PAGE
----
The ANC presented its manifesto in Rustenburg on Sunday - very loudly and with much dignified solemnity. Shame the document itself took a backseat to the Young Lion's opportunism. By STEPHEN GROOTES.
An election manifesto is supposed to be a serious thing. A weighty tome of what that particular party wants to achieve. It’s a serious statement of who we are, and where we want to go. It’s supposed to be the thing that tells the voters you’re committed. Of course, that doesn’t mean you can’t have a big party to launch it. But, if you’re the ANC, there are no guarantees that a youngish lion cub won’t steal the show.
Thank heavens for the World Cup. Really, without it the ANC would be trying to have massive rallies in tin-pot little stadiums. And, as we know, once you give the party’s head of elections, Fikile Mbalula an opportunity for a party, he’s going to grab it with both hands. And he turned Rustenburg and the Royal Bafokeng Stadium into a party deluxe on Sunday. We have to compliment him on his sound system. It was LOUD. Louder than U2, louder than Johnny Rotten, and possibly louder than any other political event we’re going to see this year.
Part of the reason is our old friend Julius Malema. He has a nasty habit of stealing the show at big ANC events. This time was no different. Couple of hours before, The Sunday Times reported that senior ANC leaders were getting worried about the influence of the Gupta family on President Jacob Zuma. The Gupta’s own Sahara Computers and various other companies, and Zuma’s son, Duduzane, is a director of several of those firms. They came to these shores in the early 90’s and have been a part of several BEE deals. Perhaps the most serious accusation in the piece was that the Gupta’s knew who would be moved in last year’s cabinet reshuffle before it actually occurred. Malema stepped up to the plate and practically shoved this story in Zuma’s face. “We are not a democracy for families…,” he said, “We will not stand by and watch families exploit our country in the name of freedom”. Now, if Malema had made such a statement say a year ago, we might have thought that he was talking about the Oppenheimers or some other example of “white monopoly capital”. But the way he phrased it, “in the name of freedom” makes it clear who he’s really talking about.
It’s difficult to know for sure why he said it, or who was involved in the process that made him say it. But it’s obvious that whoever is behind it, Malema himself, or his supposed puppet master, is an enemy of Zuma. It cannot be any other way. At the same time, Malema has a track-record in foreshadowing future events. Minutes after the Nicolson Judgment that saw corruption charges against Zuma being withdrawn, and serious claims being made about former President Thabo Mbeki, it was Malema who said to a stunned crowd, “Bye bye, Mbeki, bye bye.” A week later, he was gone. We’re not suggesting something as dramatic here, but the anti-Zuma forces are stirring. Live, on national television.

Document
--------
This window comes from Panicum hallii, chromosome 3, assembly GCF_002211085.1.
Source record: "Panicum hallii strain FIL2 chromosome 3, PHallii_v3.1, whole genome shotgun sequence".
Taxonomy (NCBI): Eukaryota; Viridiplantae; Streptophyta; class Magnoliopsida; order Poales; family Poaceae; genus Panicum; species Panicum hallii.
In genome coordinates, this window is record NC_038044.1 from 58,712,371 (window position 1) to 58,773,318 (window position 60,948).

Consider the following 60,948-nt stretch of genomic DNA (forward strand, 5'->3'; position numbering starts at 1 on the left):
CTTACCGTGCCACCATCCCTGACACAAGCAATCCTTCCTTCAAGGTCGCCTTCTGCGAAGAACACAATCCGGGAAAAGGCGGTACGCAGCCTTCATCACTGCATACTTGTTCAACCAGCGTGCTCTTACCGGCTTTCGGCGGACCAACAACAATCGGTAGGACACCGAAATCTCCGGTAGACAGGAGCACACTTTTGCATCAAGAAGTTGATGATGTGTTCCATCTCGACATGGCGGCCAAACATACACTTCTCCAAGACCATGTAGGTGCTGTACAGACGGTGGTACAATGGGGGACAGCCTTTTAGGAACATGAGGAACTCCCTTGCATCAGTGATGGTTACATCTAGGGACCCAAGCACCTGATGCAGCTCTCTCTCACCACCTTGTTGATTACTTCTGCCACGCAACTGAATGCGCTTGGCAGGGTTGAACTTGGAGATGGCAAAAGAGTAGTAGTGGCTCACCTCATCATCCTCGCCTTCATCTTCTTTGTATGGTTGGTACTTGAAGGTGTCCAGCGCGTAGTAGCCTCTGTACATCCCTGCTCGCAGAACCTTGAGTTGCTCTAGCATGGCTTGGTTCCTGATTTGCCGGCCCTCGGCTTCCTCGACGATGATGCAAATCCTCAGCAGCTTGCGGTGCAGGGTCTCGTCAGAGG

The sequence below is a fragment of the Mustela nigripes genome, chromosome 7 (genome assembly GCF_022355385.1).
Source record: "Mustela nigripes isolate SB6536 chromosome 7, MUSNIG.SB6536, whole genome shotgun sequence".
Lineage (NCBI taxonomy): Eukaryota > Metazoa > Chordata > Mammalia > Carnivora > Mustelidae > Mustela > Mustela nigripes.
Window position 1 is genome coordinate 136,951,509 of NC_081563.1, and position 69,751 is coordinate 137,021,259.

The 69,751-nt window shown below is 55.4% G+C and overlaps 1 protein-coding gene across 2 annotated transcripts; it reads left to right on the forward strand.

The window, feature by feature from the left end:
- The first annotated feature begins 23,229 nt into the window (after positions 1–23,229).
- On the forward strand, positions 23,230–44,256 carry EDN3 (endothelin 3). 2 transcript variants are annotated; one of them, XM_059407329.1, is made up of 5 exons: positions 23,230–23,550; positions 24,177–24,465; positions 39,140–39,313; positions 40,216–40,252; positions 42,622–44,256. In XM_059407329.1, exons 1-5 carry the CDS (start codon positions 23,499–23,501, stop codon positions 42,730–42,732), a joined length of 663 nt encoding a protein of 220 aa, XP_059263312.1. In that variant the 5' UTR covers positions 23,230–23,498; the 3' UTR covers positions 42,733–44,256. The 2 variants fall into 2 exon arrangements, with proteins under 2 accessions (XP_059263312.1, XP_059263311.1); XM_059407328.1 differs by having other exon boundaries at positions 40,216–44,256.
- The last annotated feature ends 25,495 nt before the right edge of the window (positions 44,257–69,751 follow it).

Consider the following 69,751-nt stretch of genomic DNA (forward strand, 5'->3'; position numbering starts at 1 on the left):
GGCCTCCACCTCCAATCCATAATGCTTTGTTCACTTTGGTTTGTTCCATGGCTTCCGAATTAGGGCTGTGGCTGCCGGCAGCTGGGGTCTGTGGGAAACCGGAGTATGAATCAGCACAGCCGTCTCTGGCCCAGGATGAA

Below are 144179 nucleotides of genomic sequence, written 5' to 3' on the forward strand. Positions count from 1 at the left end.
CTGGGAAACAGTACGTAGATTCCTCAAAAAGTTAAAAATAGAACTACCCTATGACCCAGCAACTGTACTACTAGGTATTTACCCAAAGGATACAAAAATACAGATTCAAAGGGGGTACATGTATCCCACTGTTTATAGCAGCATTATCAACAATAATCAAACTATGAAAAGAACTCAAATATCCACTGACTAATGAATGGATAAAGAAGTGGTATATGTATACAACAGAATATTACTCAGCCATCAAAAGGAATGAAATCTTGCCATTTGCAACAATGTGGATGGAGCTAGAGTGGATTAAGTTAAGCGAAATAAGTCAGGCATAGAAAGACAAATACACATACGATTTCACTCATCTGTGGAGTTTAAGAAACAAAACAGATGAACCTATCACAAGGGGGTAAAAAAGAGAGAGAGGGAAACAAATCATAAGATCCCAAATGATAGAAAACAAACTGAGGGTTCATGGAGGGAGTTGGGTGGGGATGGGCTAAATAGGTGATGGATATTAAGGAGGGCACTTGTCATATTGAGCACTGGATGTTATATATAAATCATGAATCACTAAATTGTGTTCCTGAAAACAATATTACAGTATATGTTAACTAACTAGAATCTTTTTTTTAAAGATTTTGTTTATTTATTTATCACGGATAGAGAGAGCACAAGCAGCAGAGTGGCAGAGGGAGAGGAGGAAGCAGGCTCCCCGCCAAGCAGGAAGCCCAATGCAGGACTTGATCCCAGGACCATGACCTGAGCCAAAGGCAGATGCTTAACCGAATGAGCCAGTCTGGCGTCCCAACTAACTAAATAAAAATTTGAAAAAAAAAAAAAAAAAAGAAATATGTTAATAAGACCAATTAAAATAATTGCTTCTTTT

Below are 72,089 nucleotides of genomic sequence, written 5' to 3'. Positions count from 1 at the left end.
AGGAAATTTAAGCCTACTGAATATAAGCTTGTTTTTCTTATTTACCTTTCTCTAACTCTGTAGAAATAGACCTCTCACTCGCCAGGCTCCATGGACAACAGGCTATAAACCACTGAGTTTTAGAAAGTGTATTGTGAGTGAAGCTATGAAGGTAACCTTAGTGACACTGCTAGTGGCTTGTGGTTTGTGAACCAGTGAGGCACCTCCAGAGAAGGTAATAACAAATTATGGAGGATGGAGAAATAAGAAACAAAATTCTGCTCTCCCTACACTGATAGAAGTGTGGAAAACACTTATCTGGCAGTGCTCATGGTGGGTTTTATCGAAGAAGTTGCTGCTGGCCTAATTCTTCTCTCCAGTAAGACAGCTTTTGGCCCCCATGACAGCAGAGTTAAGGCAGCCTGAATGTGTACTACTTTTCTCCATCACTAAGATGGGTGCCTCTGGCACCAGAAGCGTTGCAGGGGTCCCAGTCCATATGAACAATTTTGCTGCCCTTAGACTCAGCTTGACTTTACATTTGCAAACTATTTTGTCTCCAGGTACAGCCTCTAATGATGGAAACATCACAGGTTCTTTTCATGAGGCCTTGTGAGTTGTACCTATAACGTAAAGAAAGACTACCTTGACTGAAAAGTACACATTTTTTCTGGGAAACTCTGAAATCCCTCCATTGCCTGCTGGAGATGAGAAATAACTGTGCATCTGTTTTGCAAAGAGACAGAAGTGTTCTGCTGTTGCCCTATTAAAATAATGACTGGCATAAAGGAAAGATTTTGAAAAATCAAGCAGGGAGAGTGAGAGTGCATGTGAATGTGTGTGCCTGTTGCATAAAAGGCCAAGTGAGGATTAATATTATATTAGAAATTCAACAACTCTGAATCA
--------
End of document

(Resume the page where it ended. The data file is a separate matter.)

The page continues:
Zuma has no such problems from Cosatu, at least until the elections are over. Cosatu general-secretary Zwelinzima Vavi spoke about how he’ll help the ANC, about how “We need the ANC to have the power to change our society”. Not a political hyena in sight. After the events of the last few months, Zuma may have breathed a sigh of relief.
Then it was time for Zuma himself to take over. He had to read out a summarised version of the manifesto, not an easy task for even the best speaker. The Daily Maverick has a certain reputation for being cynical, not necessarily easy on those in power, or those who would like to be in power. But we have to say, someone somewhere has been listening seriously. They’ve heard a lot of what is being said on the ground and they are responding.
Zuma spent some time on people’s experience of local government. He listed the reasons why people are frustrated. It started with billing issues and moved on from there. And it wasn’t as if he just mentioned them, he explained how, “people’s lights and water are switched off at the most inconvenient time, only to find that the bill was incorrect”. This was basically the president of the ANC chiding the ANC mayor of Joburg in public. Amos Masondo was in the stadium. His expression at the time was not recorded.
Zuma also spoke about other vote-grabbing moves, about a massive new programme to fix potholes, of another to maintain roads properly, of why children need parks in their communities and about local clinics. He then mentioned, in slightly coded language, about the need to build up non-racial communities. “It’s not enough to just build more houses… We need to overcome ‘Apartheid Spatial Development’.” He’s talking about social cohesion issues here, and we absolutely agree with him. There will be some who’ll fret about who their neighbours will be, but this country will not be a proper one until we stop living in different countries. It is that simple.
There is actually quite a lot we like in the ANC’s manifesto. It makes sense, there are good ideas and, more importantly, a recognition of past failures. Unfortunately, we’ve also heard a lot of this before. It really is now about implementation and very little else. And as we know, the local government sphere (outside Western Cape) hasn’t covered itself in glory, to put it extremely, lemon-and-herbs mildly. But for most, this launch wasn’t really about the manifesto at all. It will be remembered for how LOUD it was, and for the volume of Malema’s message. It’s the implications of that that will echo on for some time. DM
Grootes is an EWN reporter.
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